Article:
Political activists in the Restorative Community Coalition, which opposes the jail proposal, have similarly requested that the Washington Attorney General appoint an independent special prosecutor to investigate alleged election law violations by Whatcom County officials related to the jail sales tax proposal.

“There is mounting evidence that there may have been violations by Whatcom County Sheriff’s department employees committing campaign law violations,” Joy Gilfilen, president of the Restorative Community Coalition, said.

“The Restorative Community Coalition has requested full public disclosure from the Whatcom County Sheriff related to the Whatcom Jail Facebook page, which seems to be run by the aforementioned PAC together with several county employees who are strongly campaigning for the tax, possibly during work time. The Coalition is particularly seeking information regarding fraudulent tampering with a copyrighted image posted to the web, where Restorative Community Coalition supporters who were protesting the sales tax in 2015, were misrepresented as promoting the tax in 2017. 

“While many of the allegations were not addressed by the PDC in the earlier investigation, Louws was ultimately found to be in violation of state law, fined $1,000,  with $500 suspended provided there are no further violations for several years,” Gilfilen said. “Today these same three officials are now named as defendants in a lawsuit filed in Whatcom County Superior Court by citizens alleging ongoing fraud and misrepresentation related to this mailer and ongoing campaign.”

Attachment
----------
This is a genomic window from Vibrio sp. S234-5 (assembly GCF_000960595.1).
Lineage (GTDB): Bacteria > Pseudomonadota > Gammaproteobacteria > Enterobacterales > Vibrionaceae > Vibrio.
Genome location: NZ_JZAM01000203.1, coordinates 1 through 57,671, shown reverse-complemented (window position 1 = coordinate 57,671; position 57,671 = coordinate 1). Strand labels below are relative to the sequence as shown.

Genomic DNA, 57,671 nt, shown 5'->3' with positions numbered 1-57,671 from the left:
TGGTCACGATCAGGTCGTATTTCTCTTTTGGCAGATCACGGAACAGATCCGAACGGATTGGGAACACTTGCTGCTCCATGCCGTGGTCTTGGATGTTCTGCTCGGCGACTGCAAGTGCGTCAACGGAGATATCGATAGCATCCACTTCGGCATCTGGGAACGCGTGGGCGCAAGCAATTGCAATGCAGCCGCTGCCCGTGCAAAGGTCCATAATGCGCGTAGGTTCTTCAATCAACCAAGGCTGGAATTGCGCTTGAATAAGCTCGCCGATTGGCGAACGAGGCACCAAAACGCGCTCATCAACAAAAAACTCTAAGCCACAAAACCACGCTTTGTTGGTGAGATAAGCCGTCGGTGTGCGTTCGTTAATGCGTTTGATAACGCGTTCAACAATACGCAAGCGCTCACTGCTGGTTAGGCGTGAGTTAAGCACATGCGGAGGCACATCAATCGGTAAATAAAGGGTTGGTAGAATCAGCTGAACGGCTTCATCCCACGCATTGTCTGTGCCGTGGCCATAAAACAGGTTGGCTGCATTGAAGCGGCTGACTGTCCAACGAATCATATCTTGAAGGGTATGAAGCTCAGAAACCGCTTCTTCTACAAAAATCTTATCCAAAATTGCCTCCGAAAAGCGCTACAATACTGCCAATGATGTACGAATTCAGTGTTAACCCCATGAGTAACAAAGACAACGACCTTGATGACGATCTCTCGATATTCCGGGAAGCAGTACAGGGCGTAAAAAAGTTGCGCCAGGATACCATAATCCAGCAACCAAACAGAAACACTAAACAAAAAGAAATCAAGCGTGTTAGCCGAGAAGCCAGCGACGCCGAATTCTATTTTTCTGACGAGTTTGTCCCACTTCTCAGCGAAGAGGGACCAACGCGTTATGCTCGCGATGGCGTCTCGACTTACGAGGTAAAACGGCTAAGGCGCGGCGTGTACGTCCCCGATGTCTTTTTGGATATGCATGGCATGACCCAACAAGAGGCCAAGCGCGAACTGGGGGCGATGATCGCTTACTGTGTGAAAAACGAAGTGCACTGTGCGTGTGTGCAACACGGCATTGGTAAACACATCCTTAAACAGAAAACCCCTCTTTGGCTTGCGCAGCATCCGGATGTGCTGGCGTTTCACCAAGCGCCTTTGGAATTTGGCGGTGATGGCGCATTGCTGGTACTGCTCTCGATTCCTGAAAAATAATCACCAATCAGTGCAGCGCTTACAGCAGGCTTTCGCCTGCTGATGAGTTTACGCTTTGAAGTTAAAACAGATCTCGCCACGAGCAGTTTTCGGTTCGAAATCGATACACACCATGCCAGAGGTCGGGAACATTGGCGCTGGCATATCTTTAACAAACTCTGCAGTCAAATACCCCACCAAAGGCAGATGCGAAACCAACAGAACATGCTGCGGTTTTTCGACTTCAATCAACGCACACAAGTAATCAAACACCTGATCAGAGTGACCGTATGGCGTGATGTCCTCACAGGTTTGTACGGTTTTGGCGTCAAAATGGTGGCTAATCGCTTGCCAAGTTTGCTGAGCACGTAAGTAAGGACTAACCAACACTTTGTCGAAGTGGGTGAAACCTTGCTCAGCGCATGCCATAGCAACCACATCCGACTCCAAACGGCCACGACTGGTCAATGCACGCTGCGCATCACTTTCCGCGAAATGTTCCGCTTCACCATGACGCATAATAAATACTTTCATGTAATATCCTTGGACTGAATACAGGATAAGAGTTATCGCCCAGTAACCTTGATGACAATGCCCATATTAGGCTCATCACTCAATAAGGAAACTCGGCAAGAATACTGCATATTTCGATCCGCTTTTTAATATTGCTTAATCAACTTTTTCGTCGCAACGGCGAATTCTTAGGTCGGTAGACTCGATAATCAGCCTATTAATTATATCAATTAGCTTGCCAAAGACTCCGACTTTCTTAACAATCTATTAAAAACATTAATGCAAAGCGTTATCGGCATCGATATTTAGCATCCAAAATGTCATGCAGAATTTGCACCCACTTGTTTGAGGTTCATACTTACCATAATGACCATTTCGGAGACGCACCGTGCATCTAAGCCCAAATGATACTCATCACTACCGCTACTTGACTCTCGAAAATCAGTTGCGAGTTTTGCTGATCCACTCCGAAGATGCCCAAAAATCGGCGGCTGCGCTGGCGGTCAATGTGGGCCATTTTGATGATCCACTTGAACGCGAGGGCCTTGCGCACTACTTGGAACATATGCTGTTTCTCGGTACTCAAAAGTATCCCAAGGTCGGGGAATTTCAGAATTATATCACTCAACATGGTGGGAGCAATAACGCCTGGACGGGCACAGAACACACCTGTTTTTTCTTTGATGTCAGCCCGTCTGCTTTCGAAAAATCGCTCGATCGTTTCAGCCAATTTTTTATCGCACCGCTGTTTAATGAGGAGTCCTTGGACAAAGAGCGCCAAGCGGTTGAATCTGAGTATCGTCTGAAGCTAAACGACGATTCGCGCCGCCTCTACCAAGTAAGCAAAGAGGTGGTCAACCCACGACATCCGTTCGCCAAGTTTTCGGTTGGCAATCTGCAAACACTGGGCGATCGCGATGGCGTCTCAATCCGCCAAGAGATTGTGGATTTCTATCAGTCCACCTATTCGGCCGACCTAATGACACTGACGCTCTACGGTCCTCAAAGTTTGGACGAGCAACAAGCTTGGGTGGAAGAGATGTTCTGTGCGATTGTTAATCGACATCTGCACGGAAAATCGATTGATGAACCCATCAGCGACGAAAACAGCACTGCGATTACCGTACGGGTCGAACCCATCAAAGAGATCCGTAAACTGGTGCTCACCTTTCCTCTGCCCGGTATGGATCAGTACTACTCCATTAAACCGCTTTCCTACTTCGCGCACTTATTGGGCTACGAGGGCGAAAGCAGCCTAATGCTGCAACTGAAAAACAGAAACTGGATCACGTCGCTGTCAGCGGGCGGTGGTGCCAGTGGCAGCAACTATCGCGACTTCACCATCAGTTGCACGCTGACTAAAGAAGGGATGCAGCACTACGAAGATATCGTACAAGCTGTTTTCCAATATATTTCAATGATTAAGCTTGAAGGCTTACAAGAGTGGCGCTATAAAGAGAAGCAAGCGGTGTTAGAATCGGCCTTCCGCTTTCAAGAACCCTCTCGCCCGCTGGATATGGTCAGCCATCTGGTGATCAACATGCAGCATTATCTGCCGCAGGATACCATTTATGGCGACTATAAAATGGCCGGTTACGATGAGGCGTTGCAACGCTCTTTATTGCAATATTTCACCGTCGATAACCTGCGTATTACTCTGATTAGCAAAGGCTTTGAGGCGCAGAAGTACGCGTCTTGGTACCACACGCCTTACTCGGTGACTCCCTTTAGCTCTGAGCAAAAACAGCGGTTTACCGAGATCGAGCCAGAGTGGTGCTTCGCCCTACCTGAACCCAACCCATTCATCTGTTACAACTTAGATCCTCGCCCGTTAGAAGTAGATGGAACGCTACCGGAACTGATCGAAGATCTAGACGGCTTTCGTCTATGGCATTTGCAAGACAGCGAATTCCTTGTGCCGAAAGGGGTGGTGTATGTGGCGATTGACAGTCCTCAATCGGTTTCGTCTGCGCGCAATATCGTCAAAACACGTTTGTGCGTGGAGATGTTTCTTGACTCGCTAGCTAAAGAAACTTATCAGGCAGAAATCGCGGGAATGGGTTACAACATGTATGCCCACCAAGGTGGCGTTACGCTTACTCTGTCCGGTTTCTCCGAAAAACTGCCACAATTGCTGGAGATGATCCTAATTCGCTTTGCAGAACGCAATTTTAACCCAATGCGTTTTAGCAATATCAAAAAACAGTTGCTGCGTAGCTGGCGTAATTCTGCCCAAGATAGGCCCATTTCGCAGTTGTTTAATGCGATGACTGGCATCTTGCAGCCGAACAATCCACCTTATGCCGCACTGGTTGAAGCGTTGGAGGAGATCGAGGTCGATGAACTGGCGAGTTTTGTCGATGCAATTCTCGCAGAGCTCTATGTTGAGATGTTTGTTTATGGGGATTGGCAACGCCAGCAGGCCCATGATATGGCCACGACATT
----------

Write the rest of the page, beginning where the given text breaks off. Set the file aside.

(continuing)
In October of this year, community leader Rosalinda Guillen filed the lawsuit in Superior Court against Sheriff Bill Elfo, County Prosecutor David McEachran, and County Executive Jack Louws, based on their actions in the 2015 election year. The lawsuit alleges that Louws, Elfo, and McEachran violated state election law by using county resources for their reelections and publishing a biased and deceptive mailer to registered voters.

Among other allegations, the lawsuit outlines how officials may have reduced good time (also known as early release), imposed unrealistic bail obligations for poor people, booked extra inmates in order to support the campaign message of an “overcrowded” jail, and deliberately failed to maintain the downtown jail supporting the message that the jail was unsafe.

The lawsuit also alleges they used more than $45,000 of taxpayer funds for the campaign, formed a political action committee, and produced a mailer with public resources. The mailer promoted the ballot measure by including false and misleading statements and omitting information the public needed to make an informed decision about the ballot measure.

“Instead of diligently finding effective solutions to costly incarceration, they misused their power and position, used public funds, and instigated a shameful campaign to build a new jail which would exacerbate the present injustices in our community,” Guillen said.

“These elected leaders have caused many concerned community members to expend time, work and effort fighting against this relentless campaign to construct a new jail, the biggest capital expenditure in Whatcom County history,” Guillen said. “If elected officials succeed in their continued misleading campaign in 2017, they should also be made to pay damages for the many people and their families who are unjustly targeted through racial profiling, incarcerated and impacted in order to fulfill the increased capacity of the new jail.”